I think that’s a fair statement although we have a number of opportunities in the pipeline which could reverse this overnight. I believe we are suffering from a number of separate issues which are all combining to make the sale difficult. These include the difficulty in proving the savings without investing to fit out the whole building on a sale or return basis, the general lack of capital available to invest in energy efficient products and the slippage in the implementation of the carbon related government schemes in the UK and overseas. We continue to be optimistic but timescales remain uncertain.
Q7. Have Minimise signed up many distributors for the imop™? Are there any imop™ trials underway?
Yes, Minimise have been effective in signing distributors in Europe and Asia but to date only a few of them have gained traction for the same reasons as stated above. We are continuing to educate them and, as has been proven by those that are now successful, once they find the niche in their local markets then sales can accumulate very quickly.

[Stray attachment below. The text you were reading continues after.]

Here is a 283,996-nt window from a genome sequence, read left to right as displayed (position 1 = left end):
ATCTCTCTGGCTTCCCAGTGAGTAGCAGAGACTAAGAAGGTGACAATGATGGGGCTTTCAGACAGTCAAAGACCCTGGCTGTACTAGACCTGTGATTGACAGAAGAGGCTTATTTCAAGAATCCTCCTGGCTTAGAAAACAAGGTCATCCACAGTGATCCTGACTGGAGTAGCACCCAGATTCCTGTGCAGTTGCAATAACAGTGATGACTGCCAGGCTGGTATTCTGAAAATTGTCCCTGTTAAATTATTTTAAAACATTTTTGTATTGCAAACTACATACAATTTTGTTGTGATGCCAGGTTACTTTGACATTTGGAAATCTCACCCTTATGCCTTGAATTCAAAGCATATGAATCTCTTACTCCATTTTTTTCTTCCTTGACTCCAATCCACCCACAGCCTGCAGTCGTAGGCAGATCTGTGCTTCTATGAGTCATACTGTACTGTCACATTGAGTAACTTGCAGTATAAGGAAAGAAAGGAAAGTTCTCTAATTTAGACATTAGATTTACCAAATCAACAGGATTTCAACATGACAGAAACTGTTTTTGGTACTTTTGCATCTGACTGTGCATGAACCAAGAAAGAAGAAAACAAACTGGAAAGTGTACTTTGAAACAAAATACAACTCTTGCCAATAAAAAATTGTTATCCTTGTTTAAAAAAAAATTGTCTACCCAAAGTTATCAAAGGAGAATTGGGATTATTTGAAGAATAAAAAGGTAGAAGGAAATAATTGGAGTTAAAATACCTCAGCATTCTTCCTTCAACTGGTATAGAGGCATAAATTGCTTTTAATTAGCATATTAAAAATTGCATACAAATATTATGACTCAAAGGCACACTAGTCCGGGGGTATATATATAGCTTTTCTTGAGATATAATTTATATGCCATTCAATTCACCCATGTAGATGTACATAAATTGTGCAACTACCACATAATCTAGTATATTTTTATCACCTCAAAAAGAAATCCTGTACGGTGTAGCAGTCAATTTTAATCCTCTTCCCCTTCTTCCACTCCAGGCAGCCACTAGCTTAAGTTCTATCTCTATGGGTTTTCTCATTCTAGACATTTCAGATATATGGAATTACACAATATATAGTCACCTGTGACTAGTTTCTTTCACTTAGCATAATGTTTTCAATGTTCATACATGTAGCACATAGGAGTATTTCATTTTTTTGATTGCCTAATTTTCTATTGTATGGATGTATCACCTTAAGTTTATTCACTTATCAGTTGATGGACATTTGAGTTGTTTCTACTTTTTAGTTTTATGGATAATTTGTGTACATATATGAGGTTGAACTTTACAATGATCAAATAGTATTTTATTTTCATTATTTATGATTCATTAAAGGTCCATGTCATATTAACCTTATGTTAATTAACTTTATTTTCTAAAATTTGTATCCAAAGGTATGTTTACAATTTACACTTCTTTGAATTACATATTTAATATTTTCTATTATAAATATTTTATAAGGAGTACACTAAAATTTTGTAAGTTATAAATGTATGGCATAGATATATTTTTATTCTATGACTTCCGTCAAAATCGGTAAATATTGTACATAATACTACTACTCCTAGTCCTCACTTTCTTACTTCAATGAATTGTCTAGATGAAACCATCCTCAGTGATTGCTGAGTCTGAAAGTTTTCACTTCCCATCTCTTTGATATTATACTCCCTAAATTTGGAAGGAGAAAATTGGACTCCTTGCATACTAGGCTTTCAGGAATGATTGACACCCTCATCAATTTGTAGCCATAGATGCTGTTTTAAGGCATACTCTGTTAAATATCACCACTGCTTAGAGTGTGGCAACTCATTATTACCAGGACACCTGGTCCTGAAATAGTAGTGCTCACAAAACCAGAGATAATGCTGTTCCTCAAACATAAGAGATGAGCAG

Minimise have trials underway with a few significant organisations and we are anticipating positive results becoming apparent before the end of the year.
Q8. Where do APC see direct government legislation helping APC products given the highly fragmented and competitive green market for such devises? Which specific legislation or catalyst will aid in the sales of the imop™?